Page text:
Tuesday, April 26, 2016

Taking our mission to heART.

From litter to art....

From Plastics to art- Plastic Ocean Project members are passionate about cleaning the environment, and re-using some of those materials to make art that raises awareness and tells a story.
Founder of POP, Bonnie Monteleone collected plastics from nearly 10,000 nautical miles in three oceans and used them to create a beautiful work of art inspired by Katsushika Hokusai's, famous wave painting, "The Great Wave of Kanazawa".  Bonnie's exhibit is used around the country to bring awareness to the epidemic of plastics in our oceans.  Titled, "What Goes Around, Comes Around", this massive collection of canvas brings it's viewers to the center of the issue as they stare at the twenty five foot exhibit adorned with plastic bits and pieces Monteleone found during her research in four of the five gyres.  Five bins of plastics and trash pulled from the ocean samples allow viewers to see hands on what is used in the art work and what is being collected from our oceans.  
From The Cameron Art Museum, in Wilmington, NC to the Aquarium of the Pacific in California, and many places in between, the installation has traveled over 4,700 miles, and has been on view in many locations across the country.  Please visit Plastic Ocean Project website for more information. 

Bonnie Monteleone with her exhibit "What Goes Around, Come Around"
 at the UNCW Center for Marine Science, April 2016

Many of the Plastic Ocean Project volunteers are passionate about art and raising awareness.  Local artist, Kim Beller, Secretary and volunteer for POP,  designed art for the "Ocean Friendly Establishment" program started by Ginger Taylor of Wrightsville Beach Keep it Clean.  Ginger teamed up with POP and Surfrider Cape Fear Chapter to launch this program that helps reduce the use of single use plastic straws among restaurants.  Restaurant owners continue to find this program helpful, as the only requirement is to pass out a straw only if customers request it.  The latest restaurant to sign up is "Crabby Mikes" in Surf City, NC and is the first restaurant in the Topsail area to become an "Ocean Friendly Establishment".   Each restaurant who signs up receives a framed copy of the  hand painted certificate to hang in their establishment.  Beller was recently featured in Wilma Magazine  for this work.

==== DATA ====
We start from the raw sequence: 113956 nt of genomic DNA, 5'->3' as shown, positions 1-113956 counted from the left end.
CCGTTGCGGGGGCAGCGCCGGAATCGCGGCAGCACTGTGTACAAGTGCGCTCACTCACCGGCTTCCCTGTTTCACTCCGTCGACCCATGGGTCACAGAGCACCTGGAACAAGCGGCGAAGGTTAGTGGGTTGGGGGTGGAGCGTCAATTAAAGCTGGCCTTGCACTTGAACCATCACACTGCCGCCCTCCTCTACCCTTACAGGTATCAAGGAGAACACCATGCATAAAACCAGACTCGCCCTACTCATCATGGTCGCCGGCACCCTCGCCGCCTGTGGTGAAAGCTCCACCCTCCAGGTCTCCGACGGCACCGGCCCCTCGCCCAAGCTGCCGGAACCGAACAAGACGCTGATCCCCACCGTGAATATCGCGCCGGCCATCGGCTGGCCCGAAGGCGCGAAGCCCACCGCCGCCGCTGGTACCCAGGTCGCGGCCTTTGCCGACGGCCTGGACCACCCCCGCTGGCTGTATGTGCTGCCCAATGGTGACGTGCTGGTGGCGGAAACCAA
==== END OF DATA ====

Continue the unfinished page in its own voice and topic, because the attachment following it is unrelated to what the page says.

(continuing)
Doug and Moe receiving the "Ocean Friendly Establishment" certificate.

Arisa Yoon, UNCW POP

UNCW Plastic Ocean Project members are also getting very artsy with their use of plastic trash they collect at the many cleanups they organize.  Their first annual Art Gala, "Plastic to Art", was held at EXPO 216 in downtown Wilmington, on Earth Day.  Arisa Yoon, UNCW POP member and Jared Sales, Event Manager of EXPO 216,  along with the UNCW POP members, organized this event to raise awareness and as a fundraiser for UNCW POP.  The group collected close to $1000.00 selling art they made using plastics from the cleanups they organize.  

"Later Doesn't Exist" by Catherine Hunt and Ashlyn Keidel

Coral Reef, by Katy Nickel

Jared Sales and Arisa Yoon with a Whale Sculpture 
created by Bonnie Monteleone and Tricia Monteleone

Terri Misch, of Wilmington, NC,  is another example of an artist working to raise awareness.  She will be leaving for Puerto Rico soon and this is what she says about her mission.......


"My Personal Journey of Evolution in Creative Endeavors as it Relates to Water and Aesthetics in an
Environmentally Sound Manner .

Location: Vieques Island, Puerto Rico